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Outcome of patients with systemic rheumatic disease admitted to medical intensive care units.
  1. B Godeau,
  2. A Boudjadja,
  3. J F Dhainaut,
  4. B Schlemmer,
  5. C Chastang,
  6. F Brunet,
  7. J R Le Gall
  1. Service de Réanimation Médicale, CHU Cochin Port-Royal, Saint Jacques, Paris.

    Abstract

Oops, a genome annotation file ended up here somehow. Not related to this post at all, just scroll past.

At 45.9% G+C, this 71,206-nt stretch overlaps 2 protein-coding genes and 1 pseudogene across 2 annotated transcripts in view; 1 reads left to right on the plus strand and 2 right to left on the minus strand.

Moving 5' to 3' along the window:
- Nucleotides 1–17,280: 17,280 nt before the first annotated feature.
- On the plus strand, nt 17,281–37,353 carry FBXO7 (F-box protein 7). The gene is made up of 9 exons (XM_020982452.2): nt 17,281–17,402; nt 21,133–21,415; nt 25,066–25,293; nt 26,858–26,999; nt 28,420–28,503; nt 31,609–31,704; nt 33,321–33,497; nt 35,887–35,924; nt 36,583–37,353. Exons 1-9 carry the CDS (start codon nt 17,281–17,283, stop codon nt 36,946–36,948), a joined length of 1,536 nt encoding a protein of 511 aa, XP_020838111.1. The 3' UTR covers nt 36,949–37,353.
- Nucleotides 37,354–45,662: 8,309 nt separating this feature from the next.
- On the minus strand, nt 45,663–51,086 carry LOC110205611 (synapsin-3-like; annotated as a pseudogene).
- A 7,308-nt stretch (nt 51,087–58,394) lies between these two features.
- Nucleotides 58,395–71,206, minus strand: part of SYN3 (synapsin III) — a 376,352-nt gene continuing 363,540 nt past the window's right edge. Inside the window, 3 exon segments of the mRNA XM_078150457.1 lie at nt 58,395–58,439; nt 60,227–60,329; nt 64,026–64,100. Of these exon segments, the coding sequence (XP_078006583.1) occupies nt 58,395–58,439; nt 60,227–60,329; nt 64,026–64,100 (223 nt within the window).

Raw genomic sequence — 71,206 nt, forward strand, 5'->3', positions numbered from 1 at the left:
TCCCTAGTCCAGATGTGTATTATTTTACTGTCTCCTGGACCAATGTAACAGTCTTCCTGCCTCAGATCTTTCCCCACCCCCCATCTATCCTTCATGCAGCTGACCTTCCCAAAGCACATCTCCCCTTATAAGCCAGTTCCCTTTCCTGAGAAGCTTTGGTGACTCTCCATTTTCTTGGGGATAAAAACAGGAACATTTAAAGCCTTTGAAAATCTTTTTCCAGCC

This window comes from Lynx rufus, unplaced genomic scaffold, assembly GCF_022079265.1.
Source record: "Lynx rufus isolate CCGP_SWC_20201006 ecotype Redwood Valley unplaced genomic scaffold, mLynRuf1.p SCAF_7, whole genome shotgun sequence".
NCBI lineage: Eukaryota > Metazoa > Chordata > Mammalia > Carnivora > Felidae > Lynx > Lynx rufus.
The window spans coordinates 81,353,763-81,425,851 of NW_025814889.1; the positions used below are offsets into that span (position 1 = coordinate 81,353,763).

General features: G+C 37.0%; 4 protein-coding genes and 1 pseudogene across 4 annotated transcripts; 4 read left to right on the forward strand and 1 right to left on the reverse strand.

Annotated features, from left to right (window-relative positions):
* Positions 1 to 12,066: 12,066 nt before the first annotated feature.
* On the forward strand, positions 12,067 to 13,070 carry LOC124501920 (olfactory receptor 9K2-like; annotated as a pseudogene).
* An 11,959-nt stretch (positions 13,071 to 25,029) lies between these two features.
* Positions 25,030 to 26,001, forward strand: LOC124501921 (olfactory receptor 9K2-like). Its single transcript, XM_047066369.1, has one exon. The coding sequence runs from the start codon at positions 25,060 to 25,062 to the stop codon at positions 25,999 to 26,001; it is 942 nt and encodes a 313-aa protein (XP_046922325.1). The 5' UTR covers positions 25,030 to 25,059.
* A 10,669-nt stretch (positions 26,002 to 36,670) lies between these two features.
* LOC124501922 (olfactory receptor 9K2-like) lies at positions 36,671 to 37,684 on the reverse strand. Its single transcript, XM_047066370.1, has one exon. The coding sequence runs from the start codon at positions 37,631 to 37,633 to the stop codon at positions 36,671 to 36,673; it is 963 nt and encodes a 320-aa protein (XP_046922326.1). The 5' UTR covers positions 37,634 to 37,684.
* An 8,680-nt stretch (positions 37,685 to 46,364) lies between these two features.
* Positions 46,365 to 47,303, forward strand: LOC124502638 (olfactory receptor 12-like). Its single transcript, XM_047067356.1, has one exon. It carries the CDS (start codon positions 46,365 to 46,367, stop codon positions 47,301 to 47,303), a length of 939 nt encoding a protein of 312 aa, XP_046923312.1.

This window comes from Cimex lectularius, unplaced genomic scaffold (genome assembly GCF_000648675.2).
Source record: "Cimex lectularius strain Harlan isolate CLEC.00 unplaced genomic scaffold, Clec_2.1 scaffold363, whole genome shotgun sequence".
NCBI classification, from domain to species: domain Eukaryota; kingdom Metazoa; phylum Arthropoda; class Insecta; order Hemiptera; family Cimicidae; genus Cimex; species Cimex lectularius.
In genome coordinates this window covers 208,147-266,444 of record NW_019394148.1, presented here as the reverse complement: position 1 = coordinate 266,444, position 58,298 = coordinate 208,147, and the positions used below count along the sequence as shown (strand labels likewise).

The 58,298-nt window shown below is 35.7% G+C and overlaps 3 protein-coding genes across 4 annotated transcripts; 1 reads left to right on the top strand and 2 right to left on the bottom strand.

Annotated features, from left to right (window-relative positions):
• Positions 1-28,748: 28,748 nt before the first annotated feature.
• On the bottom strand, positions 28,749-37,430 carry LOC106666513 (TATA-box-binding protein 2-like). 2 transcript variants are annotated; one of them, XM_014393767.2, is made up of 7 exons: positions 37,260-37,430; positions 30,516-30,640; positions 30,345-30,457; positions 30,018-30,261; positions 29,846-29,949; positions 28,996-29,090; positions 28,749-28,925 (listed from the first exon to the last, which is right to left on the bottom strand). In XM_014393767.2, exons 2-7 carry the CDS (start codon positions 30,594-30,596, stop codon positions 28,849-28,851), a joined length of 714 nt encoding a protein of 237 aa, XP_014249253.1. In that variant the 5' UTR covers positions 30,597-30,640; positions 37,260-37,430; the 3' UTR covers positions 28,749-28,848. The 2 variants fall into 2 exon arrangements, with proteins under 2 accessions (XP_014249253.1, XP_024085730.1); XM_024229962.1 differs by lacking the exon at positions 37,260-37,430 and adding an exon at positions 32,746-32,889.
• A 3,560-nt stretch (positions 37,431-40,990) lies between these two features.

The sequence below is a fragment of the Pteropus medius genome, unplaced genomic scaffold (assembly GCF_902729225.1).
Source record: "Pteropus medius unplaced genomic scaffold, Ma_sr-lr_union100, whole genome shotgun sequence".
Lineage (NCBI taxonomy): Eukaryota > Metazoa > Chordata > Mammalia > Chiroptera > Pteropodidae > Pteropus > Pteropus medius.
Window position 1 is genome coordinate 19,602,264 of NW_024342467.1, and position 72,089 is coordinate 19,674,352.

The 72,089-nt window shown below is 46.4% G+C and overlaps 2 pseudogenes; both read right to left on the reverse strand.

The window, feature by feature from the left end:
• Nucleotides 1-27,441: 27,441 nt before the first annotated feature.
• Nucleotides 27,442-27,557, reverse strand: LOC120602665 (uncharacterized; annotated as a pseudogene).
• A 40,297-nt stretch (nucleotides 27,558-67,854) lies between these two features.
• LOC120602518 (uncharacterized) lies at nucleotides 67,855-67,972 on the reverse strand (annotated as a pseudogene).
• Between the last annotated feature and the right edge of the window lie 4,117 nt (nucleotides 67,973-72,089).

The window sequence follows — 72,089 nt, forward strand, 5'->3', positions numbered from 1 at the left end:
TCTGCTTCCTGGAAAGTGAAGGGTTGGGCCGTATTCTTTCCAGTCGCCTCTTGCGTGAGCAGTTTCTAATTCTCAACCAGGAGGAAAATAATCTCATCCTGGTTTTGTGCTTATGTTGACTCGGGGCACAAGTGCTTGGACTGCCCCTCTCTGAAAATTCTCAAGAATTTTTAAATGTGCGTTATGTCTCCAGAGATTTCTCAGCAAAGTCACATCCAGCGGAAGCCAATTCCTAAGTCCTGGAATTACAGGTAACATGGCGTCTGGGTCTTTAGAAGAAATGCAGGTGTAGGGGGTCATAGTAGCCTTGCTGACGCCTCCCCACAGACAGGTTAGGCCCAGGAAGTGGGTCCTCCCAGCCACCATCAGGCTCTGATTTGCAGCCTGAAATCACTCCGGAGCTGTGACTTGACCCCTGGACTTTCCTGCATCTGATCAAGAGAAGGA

The outcome of patients admitted to intensive care units is known to be influenced by such factors as age, previous health status, severity of disease, and diagnosis. To estimate the outcome of such patients with systemic rheumatic diseases and to determine if the severity of these diseases unfavourably influences the prognosis at the time of admission to a medical intensive care unit, the clinical courses of all patients with systemic rheumatic disease admitted to two medical intensive care units between January 1978 and December 1988 were studied retrospectively. Sixty nine patients with systemic lupus erythematosus (n = 16), necrotising vasculitis (n = 19), rheumatoid arthritis (n = 19), and other systemic rheumatic diseases (n = 15) were included. The mean (SD) age on admission into the medical intensive care unit was 53 (17) years and the mean simplified acute physiological score was 12 (5.5). The principal diagnoses on admission were infectious complications (29/69 patients) and acute exacerbation of the systemic rheumatic disease (19/69 patients). The death rate in the medical intensive care unit was 33% (23/69 patients) and was similar to that of a non-selected population with comparable simplified acute physiological score. The death rate in hospital was 42% (29/69 patients). Infection was the main cause of death in the medical intensive care unit (19/23 patients) and the infection was mainly acquired in the unit. Only the simplified acute physiological score on admission was a statistically significant prognostic factor: the simplified acute physiological score in patients who died was 15 (5.2) v 9.9 (4.7) for survivors. Long term outcome analysis showed that 83% (33/40 patients) of patients were still alive after admission to the medical intensive care unit with a follow up time between two months and nine years (mean 38 months). The death rate was relatively high and was mainly due to nosocomial infections. It was not different, however, from that of nonselected patients and the long term prognosis was highly favourable. This shows that the complications are often reversible, particularly infectious applications, and justifies admission to the medical intensive care unit of this group of patients.

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